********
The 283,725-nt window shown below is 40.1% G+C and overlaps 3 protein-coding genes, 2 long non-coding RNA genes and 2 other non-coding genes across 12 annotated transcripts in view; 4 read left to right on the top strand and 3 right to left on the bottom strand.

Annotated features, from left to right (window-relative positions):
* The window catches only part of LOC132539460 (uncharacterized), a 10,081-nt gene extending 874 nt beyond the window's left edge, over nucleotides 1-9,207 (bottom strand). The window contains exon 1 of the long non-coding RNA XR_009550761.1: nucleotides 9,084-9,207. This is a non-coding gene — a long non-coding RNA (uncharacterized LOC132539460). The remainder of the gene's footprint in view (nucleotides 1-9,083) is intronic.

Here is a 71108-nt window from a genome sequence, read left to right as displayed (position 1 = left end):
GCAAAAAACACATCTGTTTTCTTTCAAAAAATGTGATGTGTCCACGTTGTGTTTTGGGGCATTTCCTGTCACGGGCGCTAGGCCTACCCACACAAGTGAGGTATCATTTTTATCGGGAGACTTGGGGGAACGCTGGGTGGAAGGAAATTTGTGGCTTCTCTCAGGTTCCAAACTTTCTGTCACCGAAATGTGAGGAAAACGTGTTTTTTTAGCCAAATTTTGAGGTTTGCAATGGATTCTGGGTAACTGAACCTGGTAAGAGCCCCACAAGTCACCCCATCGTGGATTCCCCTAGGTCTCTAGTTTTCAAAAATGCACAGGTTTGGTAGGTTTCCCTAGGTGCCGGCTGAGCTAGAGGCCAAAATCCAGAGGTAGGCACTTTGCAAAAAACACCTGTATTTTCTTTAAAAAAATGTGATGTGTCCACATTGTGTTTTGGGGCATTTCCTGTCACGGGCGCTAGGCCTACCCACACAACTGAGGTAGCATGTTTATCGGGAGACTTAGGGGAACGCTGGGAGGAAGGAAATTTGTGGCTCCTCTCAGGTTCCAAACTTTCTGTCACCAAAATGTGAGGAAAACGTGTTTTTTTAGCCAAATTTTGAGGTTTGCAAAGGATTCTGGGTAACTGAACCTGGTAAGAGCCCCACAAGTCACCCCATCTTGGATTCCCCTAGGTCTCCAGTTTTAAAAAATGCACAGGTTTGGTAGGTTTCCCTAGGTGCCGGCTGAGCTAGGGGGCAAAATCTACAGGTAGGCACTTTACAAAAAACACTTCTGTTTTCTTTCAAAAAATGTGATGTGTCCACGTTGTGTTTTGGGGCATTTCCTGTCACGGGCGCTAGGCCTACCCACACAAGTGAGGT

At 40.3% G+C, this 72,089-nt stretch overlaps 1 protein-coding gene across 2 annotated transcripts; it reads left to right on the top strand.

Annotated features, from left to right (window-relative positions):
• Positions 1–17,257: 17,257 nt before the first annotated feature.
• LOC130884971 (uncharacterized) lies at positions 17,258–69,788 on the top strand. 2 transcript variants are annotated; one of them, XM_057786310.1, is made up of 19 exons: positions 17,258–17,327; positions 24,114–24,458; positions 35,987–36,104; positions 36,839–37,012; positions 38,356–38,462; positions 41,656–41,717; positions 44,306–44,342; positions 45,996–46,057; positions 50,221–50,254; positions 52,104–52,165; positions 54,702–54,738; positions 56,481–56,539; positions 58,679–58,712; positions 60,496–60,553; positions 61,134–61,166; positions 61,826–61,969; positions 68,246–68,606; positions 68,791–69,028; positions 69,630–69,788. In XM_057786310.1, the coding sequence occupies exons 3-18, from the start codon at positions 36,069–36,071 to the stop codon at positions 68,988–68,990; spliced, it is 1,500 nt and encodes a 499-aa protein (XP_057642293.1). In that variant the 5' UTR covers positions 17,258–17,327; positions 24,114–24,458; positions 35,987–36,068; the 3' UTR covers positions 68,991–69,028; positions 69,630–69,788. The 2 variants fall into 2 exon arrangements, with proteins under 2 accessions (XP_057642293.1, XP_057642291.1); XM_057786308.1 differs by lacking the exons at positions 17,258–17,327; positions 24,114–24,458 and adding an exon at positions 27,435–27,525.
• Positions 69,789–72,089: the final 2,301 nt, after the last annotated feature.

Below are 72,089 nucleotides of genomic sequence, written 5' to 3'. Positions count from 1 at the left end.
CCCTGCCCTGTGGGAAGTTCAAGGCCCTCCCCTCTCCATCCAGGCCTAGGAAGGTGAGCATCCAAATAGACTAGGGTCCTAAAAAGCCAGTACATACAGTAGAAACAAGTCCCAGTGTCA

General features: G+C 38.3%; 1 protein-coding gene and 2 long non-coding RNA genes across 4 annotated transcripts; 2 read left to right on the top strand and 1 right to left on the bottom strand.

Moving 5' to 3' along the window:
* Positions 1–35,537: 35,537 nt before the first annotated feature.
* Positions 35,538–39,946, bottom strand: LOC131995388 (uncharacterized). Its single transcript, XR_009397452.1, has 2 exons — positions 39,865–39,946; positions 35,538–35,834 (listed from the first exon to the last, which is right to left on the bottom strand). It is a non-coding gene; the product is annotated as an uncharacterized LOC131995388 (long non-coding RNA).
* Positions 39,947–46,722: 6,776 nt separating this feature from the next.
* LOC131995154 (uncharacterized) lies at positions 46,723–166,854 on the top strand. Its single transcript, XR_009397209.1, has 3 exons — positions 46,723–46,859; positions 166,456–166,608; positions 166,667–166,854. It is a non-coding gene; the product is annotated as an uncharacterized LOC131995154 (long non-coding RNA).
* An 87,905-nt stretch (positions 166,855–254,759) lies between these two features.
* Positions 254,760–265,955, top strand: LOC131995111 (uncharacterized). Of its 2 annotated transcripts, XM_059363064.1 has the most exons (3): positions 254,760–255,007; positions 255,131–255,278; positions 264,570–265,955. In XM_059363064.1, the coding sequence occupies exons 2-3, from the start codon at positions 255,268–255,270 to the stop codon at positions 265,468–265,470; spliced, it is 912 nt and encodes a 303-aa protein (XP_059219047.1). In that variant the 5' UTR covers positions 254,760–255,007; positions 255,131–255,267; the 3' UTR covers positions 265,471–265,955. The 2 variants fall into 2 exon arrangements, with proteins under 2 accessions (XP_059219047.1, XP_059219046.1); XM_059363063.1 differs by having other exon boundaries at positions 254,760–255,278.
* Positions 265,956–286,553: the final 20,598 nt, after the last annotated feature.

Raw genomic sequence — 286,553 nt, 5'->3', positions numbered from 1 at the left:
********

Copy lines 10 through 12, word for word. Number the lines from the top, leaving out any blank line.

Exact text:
• Positions 69,789–72,089: the final 2,301 nt, after the last annotated feature.

Below are 72,089 nucleotides of genomic sequence, written 5' to 3'. Positions count from 1 at the left end.
CCCTGCCCTGTGGGAAGTTCAAGGCCCTCCCCTCTCCATCCAGGCCTAGGAAGGTGAGCATCCAAATAGACTAGGGTCCTAAAAAGCCAGTACATACAGTAGAAACAAGTCCCAGTGTCA